Lousiana Governor Declares State Of Emergency Ahead Of Hurricane Delta

By Jason Hall

October 6, 2020

Governor John Bel Edwards declared a state of emergency for Louisiana on Tuesday afternoon ahead of Hurricane Delta's projected landfall.

Gov. Edwards made the announcement while holding a Unified Command Group meeting ahead of a scheduled media briefing about the storm, which is projected to make landfall as a Category 2 hurricane on Friday or Saturday, the Advocate reports.

Hurricane Delta was considered a Category 4 storm as of Tuesday afternoon. The storm is currently moving through the Carribbean Sea southeast of Cozumel, Mexico and is expected to reach wind speeds greater than 130 MPH by the time it enters the Gulf of Mexico on Wednesday, the Advocate reports.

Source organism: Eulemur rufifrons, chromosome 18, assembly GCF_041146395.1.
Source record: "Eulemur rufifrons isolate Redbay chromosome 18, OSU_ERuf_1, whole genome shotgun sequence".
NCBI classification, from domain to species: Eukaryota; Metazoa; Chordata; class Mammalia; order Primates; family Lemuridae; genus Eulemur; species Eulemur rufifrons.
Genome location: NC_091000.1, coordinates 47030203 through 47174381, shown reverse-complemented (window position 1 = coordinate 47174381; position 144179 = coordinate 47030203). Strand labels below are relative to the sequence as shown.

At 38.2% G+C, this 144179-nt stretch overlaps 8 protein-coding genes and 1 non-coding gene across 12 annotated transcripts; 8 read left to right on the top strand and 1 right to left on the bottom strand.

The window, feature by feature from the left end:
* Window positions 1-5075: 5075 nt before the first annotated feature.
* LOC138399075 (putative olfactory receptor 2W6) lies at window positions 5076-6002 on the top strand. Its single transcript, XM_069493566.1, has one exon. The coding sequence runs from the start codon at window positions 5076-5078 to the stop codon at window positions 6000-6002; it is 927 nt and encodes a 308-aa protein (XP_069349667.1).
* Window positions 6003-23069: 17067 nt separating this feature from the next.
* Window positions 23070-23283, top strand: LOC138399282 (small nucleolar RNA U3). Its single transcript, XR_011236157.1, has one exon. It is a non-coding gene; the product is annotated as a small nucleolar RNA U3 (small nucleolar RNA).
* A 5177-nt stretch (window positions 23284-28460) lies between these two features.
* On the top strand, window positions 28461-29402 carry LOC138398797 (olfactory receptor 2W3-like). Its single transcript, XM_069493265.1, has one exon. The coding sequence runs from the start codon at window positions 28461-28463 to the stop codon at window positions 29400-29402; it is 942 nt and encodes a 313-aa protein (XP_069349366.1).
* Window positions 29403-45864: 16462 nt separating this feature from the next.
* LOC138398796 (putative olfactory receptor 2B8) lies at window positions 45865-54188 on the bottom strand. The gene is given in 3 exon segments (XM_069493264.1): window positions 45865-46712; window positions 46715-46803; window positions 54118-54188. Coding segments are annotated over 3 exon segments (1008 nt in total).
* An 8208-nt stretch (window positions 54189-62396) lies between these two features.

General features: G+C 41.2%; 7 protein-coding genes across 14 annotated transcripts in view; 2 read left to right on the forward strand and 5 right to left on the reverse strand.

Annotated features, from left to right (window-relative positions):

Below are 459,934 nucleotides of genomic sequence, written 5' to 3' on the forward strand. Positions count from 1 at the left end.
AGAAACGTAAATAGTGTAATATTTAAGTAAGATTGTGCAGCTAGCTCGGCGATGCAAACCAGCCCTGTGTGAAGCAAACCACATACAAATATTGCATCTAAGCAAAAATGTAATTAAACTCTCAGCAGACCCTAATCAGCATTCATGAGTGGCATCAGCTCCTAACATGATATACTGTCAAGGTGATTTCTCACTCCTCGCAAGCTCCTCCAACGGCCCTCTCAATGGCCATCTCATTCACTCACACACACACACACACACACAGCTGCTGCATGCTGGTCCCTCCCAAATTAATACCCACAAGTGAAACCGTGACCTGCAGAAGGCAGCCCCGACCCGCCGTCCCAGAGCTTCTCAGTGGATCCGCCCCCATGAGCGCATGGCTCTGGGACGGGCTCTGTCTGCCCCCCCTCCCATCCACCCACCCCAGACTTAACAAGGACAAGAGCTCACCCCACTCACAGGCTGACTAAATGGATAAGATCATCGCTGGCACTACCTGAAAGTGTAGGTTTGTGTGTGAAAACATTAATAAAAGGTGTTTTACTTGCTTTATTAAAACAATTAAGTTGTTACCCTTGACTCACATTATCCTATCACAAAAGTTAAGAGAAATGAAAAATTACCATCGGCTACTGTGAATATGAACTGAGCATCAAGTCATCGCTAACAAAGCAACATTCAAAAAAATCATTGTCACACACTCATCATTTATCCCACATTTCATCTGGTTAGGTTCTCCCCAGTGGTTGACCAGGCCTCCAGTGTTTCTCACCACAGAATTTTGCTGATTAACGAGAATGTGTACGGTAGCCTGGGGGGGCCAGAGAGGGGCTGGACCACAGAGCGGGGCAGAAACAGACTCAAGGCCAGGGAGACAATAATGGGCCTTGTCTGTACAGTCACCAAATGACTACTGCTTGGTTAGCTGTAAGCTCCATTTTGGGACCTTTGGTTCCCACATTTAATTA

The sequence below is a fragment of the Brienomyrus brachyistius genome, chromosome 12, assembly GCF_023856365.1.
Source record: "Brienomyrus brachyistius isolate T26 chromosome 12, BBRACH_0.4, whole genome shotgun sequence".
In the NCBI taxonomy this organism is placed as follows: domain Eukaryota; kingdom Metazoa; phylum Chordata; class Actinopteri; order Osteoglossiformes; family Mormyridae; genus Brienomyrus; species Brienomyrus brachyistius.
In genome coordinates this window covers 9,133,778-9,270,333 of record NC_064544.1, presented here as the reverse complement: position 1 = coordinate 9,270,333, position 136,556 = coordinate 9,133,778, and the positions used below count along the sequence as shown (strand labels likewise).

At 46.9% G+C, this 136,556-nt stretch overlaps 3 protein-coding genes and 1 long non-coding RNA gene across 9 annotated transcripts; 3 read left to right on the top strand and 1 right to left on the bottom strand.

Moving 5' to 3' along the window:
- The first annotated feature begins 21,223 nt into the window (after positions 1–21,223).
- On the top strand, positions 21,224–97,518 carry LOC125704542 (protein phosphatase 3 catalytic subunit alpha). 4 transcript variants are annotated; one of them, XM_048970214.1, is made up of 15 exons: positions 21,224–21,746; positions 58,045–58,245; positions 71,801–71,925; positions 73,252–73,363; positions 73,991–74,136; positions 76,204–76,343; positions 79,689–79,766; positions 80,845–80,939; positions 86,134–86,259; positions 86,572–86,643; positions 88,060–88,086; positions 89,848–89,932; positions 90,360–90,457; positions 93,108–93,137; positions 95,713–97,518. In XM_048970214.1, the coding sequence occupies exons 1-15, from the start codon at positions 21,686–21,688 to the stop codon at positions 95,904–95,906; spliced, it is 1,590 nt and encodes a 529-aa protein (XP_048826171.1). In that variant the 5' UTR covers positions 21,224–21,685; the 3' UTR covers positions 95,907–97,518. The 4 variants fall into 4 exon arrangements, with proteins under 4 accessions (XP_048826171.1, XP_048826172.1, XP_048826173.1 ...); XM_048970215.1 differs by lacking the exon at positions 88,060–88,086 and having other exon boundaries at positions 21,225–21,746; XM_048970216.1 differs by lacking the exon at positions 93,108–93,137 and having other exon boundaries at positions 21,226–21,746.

Gov. Edwards said the storm is projected to weaken "a bit," but could be a Category 3 storm by the time it makes landfall in Louisiana. He noted expected "significant impacts" included wind, rain and storm surge.

“Hurricane Delta is an incredibly dangerous storm that will bring heavy winds, rain and life threatening flooding and storm surge to coastal Louisiana,” Edwards said in a statement via the Advocate.

“Everyone in South Louisiana should pay close attention to the weather in the coming days and heed the advice and directions of their local officials. Now is the time to make preparations for Delta’s impacts. All of Louisiana’s coast is in the tracking cone, and we are well aware that impacts can be felt outside of the track.”

Hurricane Delta's projected path comes just over a month after Hurricane Laura struck a large portion of southwest Louisiana, including Lake Charles, the Advocate reports.

Photo: National Oceanic and Atmospheric Administration/Getty Images

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